Scary phantoms' stories come to life in this limited edition serie of glasses, each one synthesizing a famous Japanese Yokai tale. Skillfully made by glassmakers' masters in Tokyo.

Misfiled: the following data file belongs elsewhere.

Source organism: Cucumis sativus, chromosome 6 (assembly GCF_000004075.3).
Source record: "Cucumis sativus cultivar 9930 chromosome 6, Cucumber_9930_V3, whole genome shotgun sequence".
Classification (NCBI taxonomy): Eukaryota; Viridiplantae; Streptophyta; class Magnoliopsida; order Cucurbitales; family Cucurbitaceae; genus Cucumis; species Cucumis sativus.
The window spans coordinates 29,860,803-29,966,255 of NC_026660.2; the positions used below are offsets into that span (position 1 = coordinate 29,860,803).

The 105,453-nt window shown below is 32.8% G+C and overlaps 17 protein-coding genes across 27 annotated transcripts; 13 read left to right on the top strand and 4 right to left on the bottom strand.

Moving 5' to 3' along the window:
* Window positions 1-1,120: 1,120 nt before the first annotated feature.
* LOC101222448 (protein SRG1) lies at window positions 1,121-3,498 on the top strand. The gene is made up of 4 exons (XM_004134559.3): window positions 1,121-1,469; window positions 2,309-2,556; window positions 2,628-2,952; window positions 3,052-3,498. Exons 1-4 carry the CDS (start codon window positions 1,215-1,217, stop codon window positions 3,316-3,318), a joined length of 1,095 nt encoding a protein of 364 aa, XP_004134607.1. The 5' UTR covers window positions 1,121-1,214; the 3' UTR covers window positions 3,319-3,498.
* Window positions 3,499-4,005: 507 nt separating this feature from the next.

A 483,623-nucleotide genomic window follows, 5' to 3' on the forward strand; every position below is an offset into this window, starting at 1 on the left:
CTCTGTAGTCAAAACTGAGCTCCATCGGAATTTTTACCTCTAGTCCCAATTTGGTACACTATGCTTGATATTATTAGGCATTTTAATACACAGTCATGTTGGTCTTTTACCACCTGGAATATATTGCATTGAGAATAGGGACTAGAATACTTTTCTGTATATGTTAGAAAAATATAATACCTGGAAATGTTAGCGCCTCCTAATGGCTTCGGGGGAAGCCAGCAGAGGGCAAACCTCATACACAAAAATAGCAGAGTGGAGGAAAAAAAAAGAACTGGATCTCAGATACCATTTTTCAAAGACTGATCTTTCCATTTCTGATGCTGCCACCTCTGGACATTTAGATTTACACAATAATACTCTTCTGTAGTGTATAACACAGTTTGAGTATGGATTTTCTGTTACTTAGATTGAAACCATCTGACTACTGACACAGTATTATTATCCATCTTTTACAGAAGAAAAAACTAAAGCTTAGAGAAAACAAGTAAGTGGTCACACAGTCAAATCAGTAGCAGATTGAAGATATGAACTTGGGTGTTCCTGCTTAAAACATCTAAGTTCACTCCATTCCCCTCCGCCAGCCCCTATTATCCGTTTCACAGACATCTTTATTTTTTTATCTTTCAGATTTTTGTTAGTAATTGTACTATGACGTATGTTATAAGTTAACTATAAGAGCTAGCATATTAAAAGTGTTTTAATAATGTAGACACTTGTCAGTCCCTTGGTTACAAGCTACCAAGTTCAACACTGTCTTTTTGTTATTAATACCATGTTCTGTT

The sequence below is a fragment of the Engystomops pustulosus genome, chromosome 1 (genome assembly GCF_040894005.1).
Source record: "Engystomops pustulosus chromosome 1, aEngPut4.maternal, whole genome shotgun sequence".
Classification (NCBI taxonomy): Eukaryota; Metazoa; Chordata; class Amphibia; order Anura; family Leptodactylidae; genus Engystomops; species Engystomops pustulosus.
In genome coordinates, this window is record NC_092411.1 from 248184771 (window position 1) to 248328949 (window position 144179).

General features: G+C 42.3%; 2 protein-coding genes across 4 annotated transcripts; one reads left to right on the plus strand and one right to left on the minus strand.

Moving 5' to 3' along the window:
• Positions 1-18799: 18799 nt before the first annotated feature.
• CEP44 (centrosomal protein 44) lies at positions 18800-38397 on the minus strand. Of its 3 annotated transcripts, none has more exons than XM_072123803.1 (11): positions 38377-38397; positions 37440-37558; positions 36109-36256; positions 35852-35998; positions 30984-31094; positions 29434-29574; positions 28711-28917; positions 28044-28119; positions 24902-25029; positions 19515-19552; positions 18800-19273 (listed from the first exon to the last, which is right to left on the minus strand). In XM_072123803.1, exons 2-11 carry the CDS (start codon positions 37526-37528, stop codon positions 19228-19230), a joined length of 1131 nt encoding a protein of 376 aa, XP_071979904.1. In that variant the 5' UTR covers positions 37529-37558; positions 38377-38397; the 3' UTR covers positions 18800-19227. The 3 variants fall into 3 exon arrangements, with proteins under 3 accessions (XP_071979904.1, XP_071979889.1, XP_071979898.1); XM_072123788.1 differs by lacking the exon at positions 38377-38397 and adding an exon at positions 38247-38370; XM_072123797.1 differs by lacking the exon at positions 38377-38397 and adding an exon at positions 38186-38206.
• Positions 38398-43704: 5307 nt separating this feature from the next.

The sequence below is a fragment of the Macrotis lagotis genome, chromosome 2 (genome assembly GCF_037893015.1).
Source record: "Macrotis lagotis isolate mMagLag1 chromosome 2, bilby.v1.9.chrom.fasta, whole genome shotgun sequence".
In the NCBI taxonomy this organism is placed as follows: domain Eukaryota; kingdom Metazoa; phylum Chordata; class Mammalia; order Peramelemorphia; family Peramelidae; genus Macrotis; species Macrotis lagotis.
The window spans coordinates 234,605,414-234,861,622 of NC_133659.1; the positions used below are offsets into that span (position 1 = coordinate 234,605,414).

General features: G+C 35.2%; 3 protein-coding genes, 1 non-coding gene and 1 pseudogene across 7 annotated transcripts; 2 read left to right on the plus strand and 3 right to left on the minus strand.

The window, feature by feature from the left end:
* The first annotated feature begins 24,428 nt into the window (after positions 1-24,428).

This glass depicts the story of Hitotsume-kozō, a relatively harmless type of Yokai (phantom), who appears in many Japanese tales, the most famous being from "Kaidanoi no Tsue (怪談老の杖)" by Tōsaku Ikō is especially well-known: in Yotsuya, Edo, lived a man named Ojima Yakiemon (小嶋弥喜右衛門), who headed towards the estate of the samurai family Asanuno for business. While he was waiting in the room, a Hitotsume-kozō about ten years of age appeared, and rolled up and rolled down the hanging scroll in the tokonoma over and over. When Yakiemon warned him about playing a prank, the kozō said "shut up" while turning around, and there was only one eye on his face. Yakiemon raised a shriek and fell down, and was sent back to his home by the people of the estate who were surprised by his voice. Afterwards, according to the people of the estate, this kind of strange occurrence happens about four or five times each year, but it doesn't particularly do anything bad. Even though Yakiemon slept for about 20 days, he returned to being as robust as he was before.